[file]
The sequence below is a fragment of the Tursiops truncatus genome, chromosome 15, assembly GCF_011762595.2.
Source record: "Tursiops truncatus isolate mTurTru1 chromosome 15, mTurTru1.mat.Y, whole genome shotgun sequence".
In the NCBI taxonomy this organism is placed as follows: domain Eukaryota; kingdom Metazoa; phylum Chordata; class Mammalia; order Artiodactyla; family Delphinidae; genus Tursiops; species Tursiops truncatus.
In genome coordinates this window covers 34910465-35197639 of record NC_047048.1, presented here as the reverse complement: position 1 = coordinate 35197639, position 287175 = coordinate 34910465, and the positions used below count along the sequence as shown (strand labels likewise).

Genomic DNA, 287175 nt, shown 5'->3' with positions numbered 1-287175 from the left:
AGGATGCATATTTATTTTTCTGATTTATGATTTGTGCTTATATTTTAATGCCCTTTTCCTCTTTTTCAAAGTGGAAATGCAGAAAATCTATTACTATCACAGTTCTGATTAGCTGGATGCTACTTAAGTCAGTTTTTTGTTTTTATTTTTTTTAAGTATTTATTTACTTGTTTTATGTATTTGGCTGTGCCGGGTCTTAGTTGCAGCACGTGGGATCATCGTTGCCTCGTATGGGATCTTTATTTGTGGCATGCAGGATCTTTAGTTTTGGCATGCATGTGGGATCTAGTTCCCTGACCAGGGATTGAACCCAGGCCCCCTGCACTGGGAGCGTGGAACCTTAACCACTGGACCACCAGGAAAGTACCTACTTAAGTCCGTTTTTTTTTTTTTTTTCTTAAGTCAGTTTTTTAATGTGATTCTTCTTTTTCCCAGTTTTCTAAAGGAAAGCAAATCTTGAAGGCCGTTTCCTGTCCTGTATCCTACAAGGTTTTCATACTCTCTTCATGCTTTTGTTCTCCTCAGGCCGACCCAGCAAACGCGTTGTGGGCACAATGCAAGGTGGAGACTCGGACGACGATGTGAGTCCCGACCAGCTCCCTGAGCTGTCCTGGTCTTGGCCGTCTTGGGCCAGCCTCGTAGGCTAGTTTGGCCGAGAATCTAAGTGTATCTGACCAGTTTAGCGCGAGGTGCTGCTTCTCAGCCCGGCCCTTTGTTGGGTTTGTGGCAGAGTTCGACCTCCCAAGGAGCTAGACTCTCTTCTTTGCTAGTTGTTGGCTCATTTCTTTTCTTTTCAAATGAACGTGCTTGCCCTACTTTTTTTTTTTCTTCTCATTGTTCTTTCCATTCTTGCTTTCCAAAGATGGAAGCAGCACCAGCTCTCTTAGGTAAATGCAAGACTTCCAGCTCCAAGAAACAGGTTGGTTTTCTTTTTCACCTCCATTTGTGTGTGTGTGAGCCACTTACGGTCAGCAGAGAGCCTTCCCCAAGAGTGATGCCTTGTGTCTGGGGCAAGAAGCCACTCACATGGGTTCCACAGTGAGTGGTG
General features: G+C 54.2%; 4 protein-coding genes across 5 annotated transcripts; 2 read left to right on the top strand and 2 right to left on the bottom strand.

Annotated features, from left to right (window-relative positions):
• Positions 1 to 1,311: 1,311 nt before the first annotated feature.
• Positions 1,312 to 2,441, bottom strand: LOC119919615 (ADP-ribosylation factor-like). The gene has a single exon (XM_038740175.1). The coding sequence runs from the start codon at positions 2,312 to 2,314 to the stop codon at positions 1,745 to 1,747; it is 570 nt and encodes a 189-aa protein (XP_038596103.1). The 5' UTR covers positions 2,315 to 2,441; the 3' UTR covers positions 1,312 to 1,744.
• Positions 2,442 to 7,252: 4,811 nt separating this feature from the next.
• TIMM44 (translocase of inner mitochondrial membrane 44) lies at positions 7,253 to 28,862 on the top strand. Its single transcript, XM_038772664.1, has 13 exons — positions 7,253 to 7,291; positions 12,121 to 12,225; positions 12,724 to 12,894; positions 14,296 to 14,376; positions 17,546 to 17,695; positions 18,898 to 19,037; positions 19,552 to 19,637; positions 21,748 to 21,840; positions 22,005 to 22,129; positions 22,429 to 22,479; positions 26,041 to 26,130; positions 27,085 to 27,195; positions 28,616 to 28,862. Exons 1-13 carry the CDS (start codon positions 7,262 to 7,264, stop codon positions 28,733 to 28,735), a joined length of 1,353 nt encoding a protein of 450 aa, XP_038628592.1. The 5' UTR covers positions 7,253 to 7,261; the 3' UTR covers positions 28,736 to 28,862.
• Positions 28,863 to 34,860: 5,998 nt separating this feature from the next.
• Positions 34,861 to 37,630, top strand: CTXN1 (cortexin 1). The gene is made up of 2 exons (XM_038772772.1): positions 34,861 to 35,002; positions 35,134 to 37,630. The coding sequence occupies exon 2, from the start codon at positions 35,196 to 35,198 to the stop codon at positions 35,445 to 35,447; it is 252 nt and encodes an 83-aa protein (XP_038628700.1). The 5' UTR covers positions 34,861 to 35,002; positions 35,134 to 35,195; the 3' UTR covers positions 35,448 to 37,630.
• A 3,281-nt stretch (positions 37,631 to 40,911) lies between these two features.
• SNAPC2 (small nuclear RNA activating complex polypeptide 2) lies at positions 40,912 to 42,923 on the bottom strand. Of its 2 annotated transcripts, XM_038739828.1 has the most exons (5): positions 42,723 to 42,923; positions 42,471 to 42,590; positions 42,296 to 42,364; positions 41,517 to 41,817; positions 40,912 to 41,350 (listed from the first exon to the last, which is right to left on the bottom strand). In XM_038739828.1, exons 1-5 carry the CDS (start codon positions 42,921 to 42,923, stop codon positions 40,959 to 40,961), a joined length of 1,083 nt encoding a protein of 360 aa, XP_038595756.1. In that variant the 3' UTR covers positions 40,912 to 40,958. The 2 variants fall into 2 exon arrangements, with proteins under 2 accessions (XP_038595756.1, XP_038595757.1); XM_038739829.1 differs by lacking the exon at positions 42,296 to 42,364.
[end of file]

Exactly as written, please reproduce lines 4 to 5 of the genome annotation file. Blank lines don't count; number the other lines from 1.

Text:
In genome coordinates this window covers 34910465-35197639 of record NC_047048.1, presented here as the reverse complement: position 1 = coordinate 35197639, position 287175 = coordinate 34910465, and the positions used below count along the sequence as shown (strand labels likewise).

Genomic DNA, 287175 nt, shown 5'->3' with positions numbered 1-287175 from the left: